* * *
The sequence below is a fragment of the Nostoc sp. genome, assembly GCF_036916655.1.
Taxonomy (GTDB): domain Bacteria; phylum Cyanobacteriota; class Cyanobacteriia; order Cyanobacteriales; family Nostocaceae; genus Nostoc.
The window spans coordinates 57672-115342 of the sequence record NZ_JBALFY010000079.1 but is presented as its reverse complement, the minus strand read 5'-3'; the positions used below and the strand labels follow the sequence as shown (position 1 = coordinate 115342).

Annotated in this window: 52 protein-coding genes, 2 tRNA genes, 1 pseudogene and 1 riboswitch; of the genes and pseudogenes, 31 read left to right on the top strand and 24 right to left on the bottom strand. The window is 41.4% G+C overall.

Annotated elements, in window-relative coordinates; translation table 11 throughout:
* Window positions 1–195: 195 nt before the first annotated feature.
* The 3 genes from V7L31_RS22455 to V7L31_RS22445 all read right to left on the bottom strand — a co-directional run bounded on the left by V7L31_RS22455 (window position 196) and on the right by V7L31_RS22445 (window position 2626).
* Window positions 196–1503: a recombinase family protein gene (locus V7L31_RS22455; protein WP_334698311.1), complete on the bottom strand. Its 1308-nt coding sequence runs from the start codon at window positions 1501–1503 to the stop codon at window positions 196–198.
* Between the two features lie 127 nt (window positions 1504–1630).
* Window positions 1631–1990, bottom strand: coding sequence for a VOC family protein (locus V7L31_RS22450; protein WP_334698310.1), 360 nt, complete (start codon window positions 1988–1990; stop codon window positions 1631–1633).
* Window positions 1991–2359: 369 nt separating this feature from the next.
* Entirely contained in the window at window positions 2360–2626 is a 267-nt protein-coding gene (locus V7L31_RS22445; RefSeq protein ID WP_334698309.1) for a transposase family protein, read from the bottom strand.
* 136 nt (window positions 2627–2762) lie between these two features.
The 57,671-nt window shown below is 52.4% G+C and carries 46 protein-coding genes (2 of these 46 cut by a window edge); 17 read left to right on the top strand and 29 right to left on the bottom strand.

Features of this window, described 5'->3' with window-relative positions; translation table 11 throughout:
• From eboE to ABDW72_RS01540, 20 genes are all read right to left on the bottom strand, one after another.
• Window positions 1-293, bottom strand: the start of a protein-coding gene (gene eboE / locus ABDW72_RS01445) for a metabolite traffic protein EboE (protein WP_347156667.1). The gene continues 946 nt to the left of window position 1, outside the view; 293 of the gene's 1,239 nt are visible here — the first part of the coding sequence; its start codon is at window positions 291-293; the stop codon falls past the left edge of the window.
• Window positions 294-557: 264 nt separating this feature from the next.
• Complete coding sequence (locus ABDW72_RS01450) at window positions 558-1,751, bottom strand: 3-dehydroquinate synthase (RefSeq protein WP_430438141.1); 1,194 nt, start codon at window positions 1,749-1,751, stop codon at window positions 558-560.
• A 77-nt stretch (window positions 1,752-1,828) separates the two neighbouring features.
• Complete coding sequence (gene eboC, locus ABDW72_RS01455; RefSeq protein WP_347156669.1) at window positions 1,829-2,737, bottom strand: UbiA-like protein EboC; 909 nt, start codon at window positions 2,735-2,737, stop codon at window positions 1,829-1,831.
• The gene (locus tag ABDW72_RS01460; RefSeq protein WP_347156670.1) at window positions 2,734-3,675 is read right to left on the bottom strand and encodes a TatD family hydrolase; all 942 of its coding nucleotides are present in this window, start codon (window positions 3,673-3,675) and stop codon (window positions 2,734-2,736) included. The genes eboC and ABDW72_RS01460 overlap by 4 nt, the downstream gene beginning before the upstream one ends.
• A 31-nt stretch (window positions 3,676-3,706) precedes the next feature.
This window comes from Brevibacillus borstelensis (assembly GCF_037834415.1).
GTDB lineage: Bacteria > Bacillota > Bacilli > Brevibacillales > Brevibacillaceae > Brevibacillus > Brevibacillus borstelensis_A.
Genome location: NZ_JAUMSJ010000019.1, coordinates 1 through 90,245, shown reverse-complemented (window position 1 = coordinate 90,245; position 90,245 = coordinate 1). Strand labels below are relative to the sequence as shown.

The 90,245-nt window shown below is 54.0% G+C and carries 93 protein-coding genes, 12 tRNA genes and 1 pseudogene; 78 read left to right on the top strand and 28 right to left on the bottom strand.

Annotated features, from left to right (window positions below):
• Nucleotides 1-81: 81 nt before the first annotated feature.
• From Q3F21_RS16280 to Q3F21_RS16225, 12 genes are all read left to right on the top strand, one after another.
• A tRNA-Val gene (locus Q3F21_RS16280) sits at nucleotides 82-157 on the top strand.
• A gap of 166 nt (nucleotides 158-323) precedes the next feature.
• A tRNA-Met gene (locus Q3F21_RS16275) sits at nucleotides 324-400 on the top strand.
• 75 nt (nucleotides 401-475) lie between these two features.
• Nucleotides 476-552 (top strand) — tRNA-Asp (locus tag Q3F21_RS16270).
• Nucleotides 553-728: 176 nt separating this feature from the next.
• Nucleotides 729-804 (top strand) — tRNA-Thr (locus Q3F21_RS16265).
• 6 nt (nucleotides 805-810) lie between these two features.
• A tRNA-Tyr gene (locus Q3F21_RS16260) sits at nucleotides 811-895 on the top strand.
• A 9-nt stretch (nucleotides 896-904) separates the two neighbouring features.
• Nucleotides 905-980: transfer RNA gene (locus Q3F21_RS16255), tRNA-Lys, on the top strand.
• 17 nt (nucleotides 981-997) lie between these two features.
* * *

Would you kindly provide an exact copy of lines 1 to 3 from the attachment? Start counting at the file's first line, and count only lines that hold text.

The sequence below is a fragment of the Nostoc sp. genome, assembly GCF_036916655.1.
Taxonomy (GTDB): domain Bacteria; phylum Cyanobacteriota; class Cyanobacteriia; order Cyanobacteriales; family Nostocaceae; genus Nostoc.
The window spans coordinates 57672-115342 of the sequence record NZ_JBALFY010000079.1 but is presented as its reverse complement, the minus strand read 5'-3'; the positions used below and the strand labels follow the sequence as shown (position 1 = coordinate 115342).